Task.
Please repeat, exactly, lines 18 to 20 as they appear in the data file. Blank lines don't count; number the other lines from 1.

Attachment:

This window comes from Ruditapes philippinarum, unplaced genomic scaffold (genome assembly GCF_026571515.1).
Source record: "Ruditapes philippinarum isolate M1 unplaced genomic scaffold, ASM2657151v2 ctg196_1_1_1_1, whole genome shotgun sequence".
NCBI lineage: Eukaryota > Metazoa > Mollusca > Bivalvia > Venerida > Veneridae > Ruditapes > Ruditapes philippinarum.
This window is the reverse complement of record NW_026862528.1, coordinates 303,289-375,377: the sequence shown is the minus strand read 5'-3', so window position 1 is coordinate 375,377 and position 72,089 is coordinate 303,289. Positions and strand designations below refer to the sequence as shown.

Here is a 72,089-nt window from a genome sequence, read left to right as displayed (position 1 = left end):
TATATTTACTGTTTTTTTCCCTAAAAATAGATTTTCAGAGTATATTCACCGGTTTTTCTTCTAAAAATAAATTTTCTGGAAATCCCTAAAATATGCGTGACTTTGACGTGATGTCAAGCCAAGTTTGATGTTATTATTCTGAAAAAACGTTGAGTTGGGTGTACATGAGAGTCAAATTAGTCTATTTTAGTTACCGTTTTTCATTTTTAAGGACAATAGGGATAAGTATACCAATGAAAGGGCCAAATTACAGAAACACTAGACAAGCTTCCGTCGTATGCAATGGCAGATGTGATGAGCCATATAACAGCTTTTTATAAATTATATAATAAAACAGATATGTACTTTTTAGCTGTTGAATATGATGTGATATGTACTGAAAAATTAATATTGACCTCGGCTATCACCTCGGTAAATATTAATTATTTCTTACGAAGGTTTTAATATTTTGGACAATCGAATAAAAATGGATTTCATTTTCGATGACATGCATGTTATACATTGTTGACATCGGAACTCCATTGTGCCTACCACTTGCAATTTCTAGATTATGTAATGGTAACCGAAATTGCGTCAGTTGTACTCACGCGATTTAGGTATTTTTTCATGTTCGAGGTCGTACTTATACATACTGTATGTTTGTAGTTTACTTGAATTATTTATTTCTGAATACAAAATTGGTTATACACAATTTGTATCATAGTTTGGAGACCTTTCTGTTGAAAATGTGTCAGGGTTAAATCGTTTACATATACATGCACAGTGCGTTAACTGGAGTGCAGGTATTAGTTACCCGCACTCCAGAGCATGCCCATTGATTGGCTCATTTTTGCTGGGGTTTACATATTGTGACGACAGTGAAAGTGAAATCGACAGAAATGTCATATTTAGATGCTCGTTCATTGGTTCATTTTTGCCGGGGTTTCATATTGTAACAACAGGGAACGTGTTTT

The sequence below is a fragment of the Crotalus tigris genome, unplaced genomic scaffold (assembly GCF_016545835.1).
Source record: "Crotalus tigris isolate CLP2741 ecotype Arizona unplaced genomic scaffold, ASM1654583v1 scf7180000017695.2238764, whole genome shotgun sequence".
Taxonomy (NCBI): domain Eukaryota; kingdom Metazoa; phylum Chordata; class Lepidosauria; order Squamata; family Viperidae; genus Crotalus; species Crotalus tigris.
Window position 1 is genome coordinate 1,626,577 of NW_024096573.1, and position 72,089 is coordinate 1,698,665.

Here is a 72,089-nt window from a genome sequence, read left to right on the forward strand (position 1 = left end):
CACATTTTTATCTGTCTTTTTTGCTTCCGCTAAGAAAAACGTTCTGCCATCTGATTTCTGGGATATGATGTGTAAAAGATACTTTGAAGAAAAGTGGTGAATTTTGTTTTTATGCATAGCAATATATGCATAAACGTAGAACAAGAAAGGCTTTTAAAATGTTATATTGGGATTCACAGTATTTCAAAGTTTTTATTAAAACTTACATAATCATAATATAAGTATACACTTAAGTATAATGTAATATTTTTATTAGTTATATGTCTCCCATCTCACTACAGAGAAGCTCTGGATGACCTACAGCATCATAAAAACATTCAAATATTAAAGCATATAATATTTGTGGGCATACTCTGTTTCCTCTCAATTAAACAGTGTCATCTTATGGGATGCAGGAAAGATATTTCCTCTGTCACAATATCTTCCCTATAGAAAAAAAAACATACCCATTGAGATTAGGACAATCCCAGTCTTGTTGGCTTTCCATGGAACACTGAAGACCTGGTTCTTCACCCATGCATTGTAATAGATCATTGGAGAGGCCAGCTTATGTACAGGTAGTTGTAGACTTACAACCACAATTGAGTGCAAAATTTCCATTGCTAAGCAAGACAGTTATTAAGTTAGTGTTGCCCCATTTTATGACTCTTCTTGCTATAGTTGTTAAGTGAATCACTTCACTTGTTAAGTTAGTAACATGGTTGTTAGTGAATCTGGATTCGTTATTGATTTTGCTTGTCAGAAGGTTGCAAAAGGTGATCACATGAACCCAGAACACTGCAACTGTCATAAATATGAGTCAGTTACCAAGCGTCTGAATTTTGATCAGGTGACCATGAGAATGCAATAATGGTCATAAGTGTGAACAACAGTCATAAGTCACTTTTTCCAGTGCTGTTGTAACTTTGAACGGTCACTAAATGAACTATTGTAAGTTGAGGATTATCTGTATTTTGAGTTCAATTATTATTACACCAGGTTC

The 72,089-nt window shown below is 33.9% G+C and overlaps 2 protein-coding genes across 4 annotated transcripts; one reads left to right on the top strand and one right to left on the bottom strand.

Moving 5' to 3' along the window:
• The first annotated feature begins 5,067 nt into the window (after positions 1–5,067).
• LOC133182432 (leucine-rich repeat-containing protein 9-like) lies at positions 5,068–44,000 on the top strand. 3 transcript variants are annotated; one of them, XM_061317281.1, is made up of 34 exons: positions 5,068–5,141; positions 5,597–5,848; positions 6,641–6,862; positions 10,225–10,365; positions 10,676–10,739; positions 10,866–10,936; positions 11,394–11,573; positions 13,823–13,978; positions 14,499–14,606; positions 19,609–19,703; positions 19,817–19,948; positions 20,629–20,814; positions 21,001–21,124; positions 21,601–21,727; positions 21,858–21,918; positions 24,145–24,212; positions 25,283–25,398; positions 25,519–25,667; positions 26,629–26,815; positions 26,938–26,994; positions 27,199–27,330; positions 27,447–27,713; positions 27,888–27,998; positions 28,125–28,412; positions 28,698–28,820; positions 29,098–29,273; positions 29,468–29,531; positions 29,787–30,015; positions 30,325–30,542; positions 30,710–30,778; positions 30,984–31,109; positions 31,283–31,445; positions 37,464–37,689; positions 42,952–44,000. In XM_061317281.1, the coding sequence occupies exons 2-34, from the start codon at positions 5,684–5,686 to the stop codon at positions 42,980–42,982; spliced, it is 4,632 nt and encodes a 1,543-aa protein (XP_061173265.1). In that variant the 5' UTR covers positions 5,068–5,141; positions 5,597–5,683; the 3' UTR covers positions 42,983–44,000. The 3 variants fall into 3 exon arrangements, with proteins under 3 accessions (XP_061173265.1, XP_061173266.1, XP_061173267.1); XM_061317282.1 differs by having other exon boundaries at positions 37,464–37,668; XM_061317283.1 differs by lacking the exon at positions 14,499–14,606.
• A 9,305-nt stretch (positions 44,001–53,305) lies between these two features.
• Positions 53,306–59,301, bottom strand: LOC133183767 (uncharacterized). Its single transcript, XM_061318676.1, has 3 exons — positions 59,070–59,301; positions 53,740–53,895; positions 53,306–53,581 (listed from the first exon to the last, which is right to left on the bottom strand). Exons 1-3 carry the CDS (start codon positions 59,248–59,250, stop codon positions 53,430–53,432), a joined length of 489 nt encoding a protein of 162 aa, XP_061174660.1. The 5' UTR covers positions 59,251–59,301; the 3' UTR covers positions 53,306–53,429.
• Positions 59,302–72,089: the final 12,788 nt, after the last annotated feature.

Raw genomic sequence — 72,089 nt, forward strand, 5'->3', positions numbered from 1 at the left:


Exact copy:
• Positions 53,306–59,301, bottom strand: LOC133183767 (uncharacterized). Its single transcript, XM_061318676.1, has 3 exons — positions 59,070–59,301; positions 53,740–53,895; positions 53,306–53,581 (listed from the first exon to the last, which is right to left on the bottom strand). Exons 1-3 carry the CDS (start codon positions 59,248–59,250, stop codon positions 53,430–53,432), a joined length of 489 nt encoding a protein of 162 aa, XP_061174660.1. The 5' UTR covers positions 59,251–59,301; the 3' UTR covers positions 53,306–53,429.
• Positions 59,302–72,089: the final 12,788 nt, after the last annotated feature.

Raw genomic sequence — 72,089 nt, forward strand, 5'->3', positions numbered from 1 at the left: